John "Jack" Joseph Nicholson (born April 22, 1937) is an American actor, director, producer, and screenwriter, internationally renowned for his often dark-themed portrayals of neurotic characters.
Nicholson has been nominated for an Academy Award 12 times, and has won three: two for Best Actor and one for Best Supporting Actor. He is tied with Walter Brennan for most acting wins by a male actor (three), and second to Katharine Hepburn for most acting wins overall (four). He is also one of only two actors nominated for an Academy Award for acting (either lead or supporting) in every decade since the 1960s; the other is Michael Caine. He has won seven Golden Globe Awards, and received a Kennedy Center Honor in 2001. In 1994, he became one of the youngest actors to be awarded the American Film Institute's Life Achievement Award. Notable films that he starred in include, in chronological order, Easy Rider, Five Easy Pieces, Chinatown, One Flew Over the Cuckoo's Nest, The Passenger, The Shining, Terms of Endearment, Batman, A Few Good Men, As Good as It Gets, About Schmidt, Something's Gotta Give, and The Departed.
Nicholson was born in Manhattan, New York City, the son of a showgirl, June Frances Nicholson (stage name June Nilson). June had married Italian American showman Donald Furcillo (stage name Donald Rose) six months earlier in Elkton, Maryland, on October 16, 1936. Elkton was a town known for its "quickie" marriages. Furcillo however, was already married, and, although he offered to take care of the child, June's mother Ethel insisted that she bring up the baby, partly so that June could pursue her dancing career. Although Donald Furcillo claimed to be Nicholson's father and to have committed bigamy by marrying June, biographer Patrick McGilligan, who wrote Jack's Life (published in December 1995) asserted that Latvian-born Eddie King (originally Edgar A. Kirschfeld), June's manager, may be the father and other sources have suggested that June Nicholson was unsure of who the father was. Nicholson has chosen not to have a DNA test or to pursue the matter. Nicholson's mother was of Irish, English, and Dutch descent though he and his family self-identified as Irish.
Nicholson was brought up believing that his grandparents, John Joseph Nicholson (a department store window dresser in Manasquan, New Jersey) and Ethel May Rhoads (a hairdresser, beautician and amateur artist in Manasquan, New Jersey), were his parents. Nicholson only discovered that his "parents" were actually his grandparents and his sister was in fact his mother in 1974, after being informed by a Time Magazine journalist who was doing a feature on him. By this time, both his mother and grandmother had died (in 1963 and 1970, respectively). Nicholson has stated he does not know who his father is, saying "Only Ethel and June knew and they never told anybody."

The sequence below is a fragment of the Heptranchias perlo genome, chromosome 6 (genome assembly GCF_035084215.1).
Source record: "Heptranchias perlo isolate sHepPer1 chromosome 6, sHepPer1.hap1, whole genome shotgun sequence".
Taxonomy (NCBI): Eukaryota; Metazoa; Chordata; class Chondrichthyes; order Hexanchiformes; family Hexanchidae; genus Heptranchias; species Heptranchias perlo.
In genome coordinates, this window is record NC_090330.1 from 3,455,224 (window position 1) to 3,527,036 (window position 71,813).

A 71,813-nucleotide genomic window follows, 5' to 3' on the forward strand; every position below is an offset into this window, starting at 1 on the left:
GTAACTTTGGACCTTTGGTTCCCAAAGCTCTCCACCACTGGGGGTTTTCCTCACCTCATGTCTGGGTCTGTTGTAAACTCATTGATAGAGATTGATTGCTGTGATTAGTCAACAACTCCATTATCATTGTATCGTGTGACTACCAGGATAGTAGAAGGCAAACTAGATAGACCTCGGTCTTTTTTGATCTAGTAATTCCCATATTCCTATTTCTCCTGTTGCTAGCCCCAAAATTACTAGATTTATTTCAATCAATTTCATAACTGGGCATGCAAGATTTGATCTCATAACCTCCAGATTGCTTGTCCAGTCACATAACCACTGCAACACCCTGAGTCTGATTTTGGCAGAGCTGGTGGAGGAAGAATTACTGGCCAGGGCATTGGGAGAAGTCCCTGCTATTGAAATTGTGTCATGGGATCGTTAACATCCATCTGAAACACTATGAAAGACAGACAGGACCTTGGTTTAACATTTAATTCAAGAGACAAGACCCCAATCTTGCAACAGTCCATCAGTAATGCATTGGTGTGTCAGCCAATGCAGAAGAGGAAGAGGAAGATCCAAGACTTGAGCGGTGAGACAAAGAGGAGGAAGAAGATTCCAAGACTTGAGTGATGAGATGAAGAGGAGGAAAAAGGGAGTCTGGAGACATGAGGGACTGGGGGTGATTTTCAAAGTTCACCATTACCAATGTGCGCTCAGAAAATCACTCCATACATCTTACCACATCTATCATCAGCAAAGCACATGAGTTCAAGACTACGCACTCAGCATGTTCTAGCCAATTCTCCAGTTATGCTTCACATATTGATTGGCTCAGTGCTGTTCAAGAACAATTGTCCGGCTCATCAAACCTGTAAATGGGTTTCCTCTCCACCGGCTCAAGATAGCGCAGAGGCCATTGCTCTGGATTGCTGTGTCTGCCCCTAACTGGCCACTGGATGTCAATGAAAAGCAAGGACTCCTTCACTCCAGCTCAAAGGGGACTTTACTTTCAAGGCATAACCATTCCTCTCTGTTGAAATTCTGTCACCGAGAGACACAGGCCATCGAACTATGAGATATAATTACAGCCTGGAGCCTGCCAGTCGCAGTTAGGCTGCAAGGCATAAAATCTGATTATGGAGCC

Nicholson grew up in Neptune City, New Jersey. He was raised in his mother's Catholic religion. Nick, as he was known to his high school friends, attended nearby Manasquan High School where he was voted "class clown" by the Class of 1954. A theatre and a drama award at the school are named in his honor. In 2004, Nicholson attended his 50 year high school reunion accompanied by his aunt Lorraine.
When Nicholson first came to Hollywood, he worked as a go-fer for animation legends Hanna-Barbera. Seeing his talent as an artist, they offered Nicholson a starting level position as an animation artist. However, citing his desire to become an actor, he declined.
He made his film debut in a low-budget teen drama The Cry Baby Killer, in 1958, playing the title role. For the following decade, Nicholson was a frequent collaborator with the film's producer, Roger Corman. Corman directed Nicholson on several occasions, most notably in The Little Shop of Horrors, as a sado-masochistic dental patient (Wilbur Force), and also in The Raven, The Terror and The St. Valentine's Day Massacre. He also worked frequently with director Monte Hellman, most notably on two low-budget westerns (Ride in the Whirlwind, The Shooting) which failed initially to find interest from any US film distributors, though they became a cult success on the art house circuit in France and were later sold to television.
With his acting career heading nowhere, Nicholson seemed resigned to a career behind the camera as a writer/director. His first real taste of writing success was the LSD-fueled screenplay for 1967's The Trip (directed by Corman), which starred Peter Fonda and Dennis Hopper. Nicholson also co-wrote (with Bob Rafelson) the movie Head, which starred The Monkees. In addition, he also arranged the movie's soundtrack. However, after a spot opened up in Fonda and Hopper's Easy Rider, it led to his first big acting break. Nicholson played hard-drinking lawyer George Hanson, for which he received his first Oscar nomination. The part of Hanson was a lucky break for Nicholson—the role had in fact been written for actor Rip Torn, who was a close friend of screen writer Terry Southern, but Torn withdrew from the project after a bitter argument with the film's director Dennis Hopper, during which the two men almost came to blows.